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Family Doctors:  In Search of the Holy Grail

Family Doctors: In Search of the Holy Grail

Like many Ontarians, I and my family will soon find ourselves in the unenviable position of being without a family doctor.  In another year or so, our trusted family doctor is set to retire, thrusting my family and the many others he has treated for decades out into the brave new world of healthcare where potential patients are routinely "interviewed" by family docs to see if they fit with a particular practice.

Stories abound about patients being rejected based on some pretty shaky criteria, such as age (too old, too young),  medical status (too sick - though I thought treating illness was what a large part of what being a doctor is all about, but what do I know), too time consuming (? too many visits?, chronic illness?), or any number of other unknowable factors that makes prepping for a family doctor interview almost impossible, and totally unlike, say, preparing for a job interview.

My personal predicament aside, there is of course a larger dimension to consider.  For years government policy restricted the number of students admitted to medical schools.  During the same period, many new graduates migrated toward specialized practice, resulting in the current shortage of family doctors.

One of the most worrying aspects to this shortage is the fact that so many children are growing up without being followed by a regular family doctor, one who is personally familiar with the family, their medical history, and one who can spot problems early on and refer them to appropriate services and interventions.  This is crucial for kids with special needs,  as family doctors are the gatekeepers of the medical system, and familiarity with a particular child's development is essential to ensuring he or she has the best possible chance to grow up healthy - physically, mentally, and psychologically.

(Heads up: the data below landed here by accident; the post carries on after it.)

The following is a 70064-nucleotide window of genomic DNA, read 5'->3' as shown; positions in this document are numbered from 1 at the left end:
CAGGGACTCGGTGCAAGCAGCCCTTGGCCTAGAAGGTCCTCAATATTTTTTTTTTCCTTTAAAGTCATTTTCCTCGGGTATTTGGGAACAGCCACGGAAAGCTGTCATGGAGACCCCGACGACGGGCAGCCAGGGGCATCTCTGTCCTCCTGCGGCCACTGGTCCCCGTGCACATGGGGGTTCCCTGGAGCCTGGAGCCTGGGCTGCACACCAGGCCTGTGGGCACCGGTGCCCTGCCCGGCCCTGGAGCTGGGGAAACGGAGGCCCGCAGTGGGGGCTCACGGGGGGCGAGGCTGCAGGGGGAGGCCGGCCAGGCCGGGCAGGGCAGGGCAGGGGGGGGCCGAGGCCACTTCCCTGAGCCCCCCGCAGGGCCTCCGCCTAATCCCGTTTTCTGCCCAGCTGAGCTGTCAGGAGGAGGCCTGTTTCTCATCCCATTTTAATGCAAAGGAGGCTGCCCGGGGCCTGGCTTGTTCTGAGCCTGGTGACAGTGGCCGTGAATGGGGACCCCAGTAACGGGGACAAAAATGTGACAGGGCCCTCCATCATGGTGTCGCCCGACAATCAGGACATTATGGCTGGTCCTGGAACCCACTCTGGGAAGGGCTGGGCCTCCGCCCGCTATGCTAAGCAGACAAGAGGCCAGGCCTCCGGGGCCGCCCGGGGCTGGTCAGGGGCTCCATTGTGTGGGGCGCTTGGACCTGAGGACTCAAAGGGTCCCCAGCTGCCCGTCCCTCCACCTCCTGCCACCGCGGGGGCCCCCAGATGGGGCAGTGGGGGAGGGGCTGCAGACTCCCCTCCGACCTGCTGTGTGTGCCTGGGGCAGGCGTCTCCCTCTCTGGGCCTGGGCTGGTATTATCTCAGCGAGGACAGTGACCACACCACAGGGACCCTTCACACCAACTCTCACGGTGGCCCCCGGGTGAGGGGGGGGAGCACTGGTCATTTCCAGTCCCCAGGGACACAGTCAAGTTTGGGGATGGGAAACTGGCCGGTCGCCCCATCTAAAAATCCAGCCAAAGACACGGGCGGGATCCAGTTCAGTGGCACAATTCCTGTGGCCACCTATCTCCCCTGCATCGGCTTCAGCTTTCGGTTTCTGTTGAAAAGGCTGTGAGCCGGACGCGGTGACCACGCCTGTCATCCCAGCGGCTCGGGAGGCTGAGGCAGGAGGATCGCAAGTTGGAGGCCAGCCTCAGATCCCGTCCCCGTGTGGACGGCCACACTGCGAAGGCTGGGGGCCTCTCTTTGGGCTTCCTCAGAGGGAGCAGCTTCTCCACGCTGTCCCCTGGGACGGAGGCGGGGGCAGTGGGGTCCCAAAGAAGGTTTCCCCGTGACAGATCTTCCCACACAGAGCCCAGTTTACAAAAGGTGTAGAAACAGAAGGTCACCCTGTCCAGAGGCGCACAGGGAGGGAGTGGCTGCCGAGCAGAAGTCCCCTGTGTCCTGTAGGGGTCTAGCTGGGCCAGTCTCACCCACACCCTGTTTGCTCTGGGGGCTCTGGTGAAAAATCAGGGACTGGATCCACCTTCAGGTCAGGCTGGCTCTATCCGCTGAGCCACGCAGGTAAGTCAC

So what can people do if they find themselves without a family doctor?    A recent article in the Globe and Mail offered some really good tips for anyone searching for a family doc.  These include:

  • Concentrate on looking in July, because that's when med students and residents graduate from their respective programs. If the university in your community has a faculty of medicine, check with the department of family medicine to see if new graduates are opening practices in your city.
  • If there is a community health centre in your area, they often accept new patients. See http://www.health.gov.on.ca/english/public/contact/chc/chcloc_mn.html
  • Some family medicine clinics operate out of teaching hospitals. Check with the teaching hospitals in your area to see if they have one.
  • Go to the Ministry of Health's website to see a list of family doctors accepting new patients. http://www.health.gov.on.ca/en/ms/healthcareconnect/public/

Finally, if you're not successful in finding a family doctor, call/write/e-mail your MPP,  the Minister of Health (currently Deb Mathews) and the premier.  They aren't going to find you a doctor, but they need to hear regularly from the thousands of people in this province who can't find one.

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